Books About Alcohol Addiction & Recovery

In this book, authors James Robert Milam and Katherine Ketcham break down common myths about alcohol addiction and explain some of the biological processes and pathways toward recovery. They also offer tips to support loved ones and ways to tell if you or someone you love may have alcohol use disorder. Alcohol addiction is difficult to overcome in a culture obsessed with alcohol and alcohol recovery books might not get you where you want to be.

We learn that the first person to use the word “addict” was apparently John Frith in 1533, who secretly belonged to the Protestant Reformation and was burned alive for heresy. We can’t recommend this book strongly enough, especially if you have tried and failed to stop using Intermittent explosive disorder Symptoms and causes drinks or drugs in the past. Brand’s participated in all the major 12-step recovery programs, and has now started his own men’s group. In “Recovery,“ he shares for the first time some of the tools he used to stop smoking crack cocaine and to help others stay clean.

How to Manage Holiday Anxiety for a Successful Recovery in 2023

Written by addiction counselor Genia Calvin, this book offers a helpful resource for teaching children about substance use and addiction in a format that’s easy to understand. It can sometimes feel challenging to help a person living with addiction, especially if they don’t seem to want your support. In some cases, you might find yourself doing everything you can to help them, even if that means your own needs don’t get met. In “Double Double,” mystery writer Martha Grimes and her son, Ken, share their experiences with alcohol addiction. “Living Sober” is an anonymous volume designed to provide people living with addiction helpful tools for day-to-day life.

  • This book offers inspiration for alcohol-free drinks and activities, and tangible tips on how to navigate a month (or beyond!) without alcohol.
  • Written with raw vulnerability, the pages of this book are filled with an honest look at her own relationship to alcohol.

Ms. Kearns, co-host of “The Weekend Sober” podcast, credits the book with helping her quit. Cupcake Brown was 11 when she was orphaned and placed into foster care. She grew up with a tragic journey, running away and becoming exposed to alcohol, drugs, and sex at a young age, and leaning on those vices to get by.

The Night of the Gun by David Carr

David explores every possible avenue of treatment in a dedicated attempt to get his son back on track. Marketed as a memoir, the book took a public relations hit when a 2006 Smoking Gun exposé suggested elements of the story had been fabricated. He even went on Oprah and apologized for making some of the story up. Frey continues to write fiction and remains in committed recovery. The recovery stories that don’t end happily don’t always get told. In this heartbreaking memoir, George McGovern recounts his daughter’s ultimately fatal struggle with alcoholism.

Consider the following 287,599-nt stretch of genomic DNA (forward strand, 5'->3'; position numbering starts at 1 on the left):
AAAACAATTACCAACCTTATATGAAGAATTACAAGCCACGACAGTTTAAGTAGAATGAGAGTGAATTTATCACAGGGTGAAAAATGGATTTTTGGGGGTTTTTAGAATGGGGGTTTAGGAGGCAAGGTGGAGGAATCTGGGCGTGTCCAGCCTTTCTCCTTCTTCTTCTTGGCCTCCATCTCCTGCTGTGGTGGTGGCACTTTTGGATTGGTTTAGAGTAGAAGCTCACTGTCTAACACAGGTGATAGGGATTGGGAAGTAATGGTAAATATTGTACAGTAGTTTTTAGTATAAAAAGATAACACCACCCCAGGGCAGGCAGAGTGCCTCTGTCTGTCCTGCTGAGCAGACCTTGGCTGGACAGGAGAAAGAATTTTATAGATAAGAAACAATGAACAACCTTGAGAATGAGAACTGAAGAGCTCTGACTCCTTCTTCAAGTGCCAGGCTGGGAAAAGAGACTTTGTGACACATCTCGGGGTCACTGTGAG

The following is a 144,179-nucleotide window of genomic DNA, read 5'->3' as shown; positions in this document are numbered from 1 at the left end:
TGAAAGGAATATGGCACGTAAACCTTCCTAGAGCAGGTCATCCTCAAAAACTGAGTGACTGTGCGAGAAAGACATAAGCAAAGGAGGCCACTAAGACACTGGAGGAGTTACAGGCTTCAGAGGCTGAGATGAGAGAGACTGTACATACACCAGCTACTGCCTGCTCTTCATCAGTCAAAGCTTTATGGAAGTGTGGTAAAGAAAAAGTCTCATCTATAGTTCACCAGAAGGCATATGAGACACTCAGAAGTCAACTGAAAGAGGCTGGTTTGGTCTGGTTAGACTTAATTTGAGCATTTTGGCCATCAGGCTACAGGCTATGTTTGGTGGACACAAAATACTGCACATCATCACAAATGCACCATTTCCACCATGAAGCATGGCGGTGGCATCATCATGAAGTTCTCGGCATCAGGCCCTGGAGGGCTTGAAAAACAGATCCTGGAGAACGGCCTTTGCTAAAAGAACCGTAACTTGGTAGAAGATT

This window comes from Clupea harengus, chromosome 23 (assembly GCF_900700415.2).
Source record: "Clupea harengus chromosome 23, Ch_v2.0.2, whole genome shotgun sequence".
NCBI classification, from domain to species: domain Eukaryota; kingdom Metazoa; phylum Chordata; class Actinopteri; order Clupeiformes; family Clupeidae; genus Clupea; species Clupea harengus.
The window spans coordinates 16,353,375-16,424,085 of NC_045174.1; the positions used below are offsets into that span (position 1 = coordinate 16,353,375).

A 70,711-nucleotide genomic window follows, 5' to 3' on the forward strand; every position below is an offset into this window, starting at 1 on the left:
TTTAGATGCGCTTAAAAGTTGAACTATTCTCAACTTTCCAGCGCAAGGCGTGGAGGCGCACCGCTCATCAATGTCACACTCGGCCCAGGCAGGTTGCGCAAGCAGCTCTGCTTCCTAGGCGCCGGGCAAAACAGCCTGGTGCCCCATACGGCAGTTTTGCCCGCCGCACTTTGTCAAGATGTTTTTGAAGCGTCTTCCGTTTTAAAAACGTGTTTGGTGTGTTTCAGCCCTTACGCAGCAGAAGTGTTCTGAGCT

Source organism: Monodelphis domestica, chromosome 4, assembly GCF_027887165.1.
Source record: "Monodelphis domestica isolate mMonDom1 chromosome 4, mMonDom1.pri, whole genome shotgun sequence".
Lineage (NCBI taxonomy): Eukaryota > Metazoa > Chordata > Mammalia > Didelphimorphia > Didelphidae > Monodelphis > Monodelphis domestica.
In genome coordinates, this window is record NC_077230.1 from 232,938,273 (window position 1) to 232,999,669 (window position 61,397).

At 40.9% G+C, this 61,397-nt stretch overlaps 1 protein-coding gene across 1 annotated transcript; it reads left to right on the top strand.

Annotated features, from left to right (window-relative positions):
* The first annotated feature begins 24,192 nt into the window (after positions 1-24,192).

best alcohol recovery books

I am not sure I’d be sober today if it weren’t for Tired of Thinking About Drinking. Belle’s consistent messaging on our faulty thinking led to a major mindset shift for me. She provides actionable steps for anyone looking to drink less or none at all. A great starter book for anyone looking to begin changing their relationship with alcohol.

Memoirs About Alcoholism

She offers generous vulnerability in her lessons and encourages you to find your gift within. A life of recovery is an awakened life of purpose, service, and meaning. I chose Atlas of the Heart because it touches on the important theme of second chances. This book provides language for sharing our most heartbreaking moments as a way to connect. Stories heal, and no circle knows that more than the recovery circle. The simple fact that we are not alone in our struggle can be enough to find our way out of the dark.

Much of that problem involves the incarceration Black men and the failed “war on drugs.” In treating addiction, it’s just as important to understand what doesn’t work as it is to understand what does. The answer to the country’s drug problem is not the incarceration of nonviolent drug offenders–-and racial bias in conviction and sentencing is nothing more than, well, a new era of Jim Crow. This is hands down the most accurate portrayal of what it feels like to be a blackout drinker in denial that I have ever read.